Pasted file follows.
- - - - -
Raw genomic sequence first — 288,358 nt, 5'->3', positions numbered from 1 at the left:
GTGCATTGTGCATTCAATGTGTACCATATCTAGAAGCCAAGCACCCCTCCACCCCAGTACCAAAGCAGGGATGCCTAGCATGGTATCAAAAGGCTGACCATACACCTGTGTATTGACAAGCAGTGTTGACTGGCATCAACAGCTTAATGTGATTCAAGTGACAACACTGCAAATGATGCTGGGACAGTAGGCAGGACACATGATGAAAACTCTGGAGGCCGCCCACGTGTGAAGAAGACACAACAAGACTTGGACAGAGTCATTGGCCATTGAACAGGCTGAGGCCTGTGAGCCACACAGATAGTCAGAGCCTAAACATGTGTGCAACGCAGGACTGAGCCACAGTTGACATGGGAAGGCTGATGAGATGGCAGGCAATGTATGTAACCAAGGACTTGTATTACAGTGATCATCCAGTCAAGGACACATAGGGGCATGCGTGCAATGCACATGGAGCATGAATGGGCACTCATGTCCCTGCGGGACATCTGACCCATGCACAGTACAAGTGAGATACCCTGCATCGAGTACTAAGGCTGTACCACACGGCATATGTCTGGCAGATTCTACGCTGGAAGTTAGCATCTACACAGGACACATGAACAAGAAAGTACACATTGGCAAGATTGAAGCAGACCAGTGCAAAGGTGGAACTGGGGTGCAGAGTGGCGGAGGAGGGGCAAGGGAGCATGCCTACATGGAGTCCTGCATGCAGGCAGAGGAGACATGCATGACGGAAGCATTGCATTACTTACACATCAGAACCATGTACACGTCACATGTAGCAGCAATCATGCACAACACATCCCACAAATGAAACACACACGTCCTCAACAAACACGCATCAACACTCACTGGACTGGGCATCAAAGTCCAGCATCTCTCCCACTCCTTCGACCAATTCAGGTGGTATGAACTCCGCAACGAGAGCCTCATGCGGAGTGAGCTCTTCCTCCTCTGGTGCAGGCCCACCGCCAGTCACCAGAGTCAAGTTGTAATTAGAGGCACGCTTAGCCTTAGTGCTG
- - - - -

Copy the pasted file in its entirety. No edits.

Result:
Raw genomic sequence first — 288,358 nt, 5'->3', positions numbered from 1 at the left:
GTGCATTGTGCATTCAATGTGTACCATATCTAGAAGCCAAGCACCCCTCCACCCCAGTACCAAAGCAGGGATGCCTAGCATGGTATCAAAAGGCTGACCATACACCTGTGTATTGACAAGCAGTGTTGACTGGCATCAACAGCTTAATGTGATTCAAGTGACAACACTGCAAATGATGCTGGGACAGTAGGCAGGACACATGATGAAAACTCTGGAGGCCGCCCACGTGTGAAGAAGACACAACAAGACTTGGACAGAGTCATTGGCCATTGAACAGGCTGAGGCCTGTGAGCCACACAGATAGTCAGAGCCTAAACATGTGTGCAACGCAGGACTGAGCCACAGTTGACATGGGAAGGCTGATGAGATGGCAGGCAATGTATGTAACCAAGGACTTGTATTACAGTGATCATCCAGTCAAGGACACATAGGGGCATGCGTGCAATGCACATGGAGCATGAATGGGCACTCATGTCCCTGCGGGACATCTGACCCATGCACAGTACAAGTGAGATACCCTGCATCGAGTACTAAGGCTGTACCACACGGCATATGTCTGGCAGATTCTACGCTGGAAGTTAGCATCTACACAGGACACATGAACAAGAAAGTACACATTGGCAAGATTGAAGCAGACCAGTGCAAAGGTGGAACTGGGGTGCAGAGTGGCGGAGGAGGGGCAAGGGAGCATGCCTACATGGAGTCCTGCATGCAGGCAGAGGAGACATGCATGACGGAAGCATTGCATTACTTACACATCAGAACCATGTACACGTCACATGTAGCAGCAATCATGCACAACACATCCCACAAATGAAACACACACGTCCTCAACAAACACGCATCAACACTCACTGGACTGGGCATCAAAGTCCAGCATCTCTCCCACTCCTTCGACCAATTCAGGTGGTATGAACTCCGCAACGAGAGCCTCATGCGGAGTGAGCTCTTCCTCCTCTGGTGCAGGCCCACCGCCAGTCACCAGAGTCAAGTTGTAATTAGAGGCACGCTTAGCCTTAGTGCTG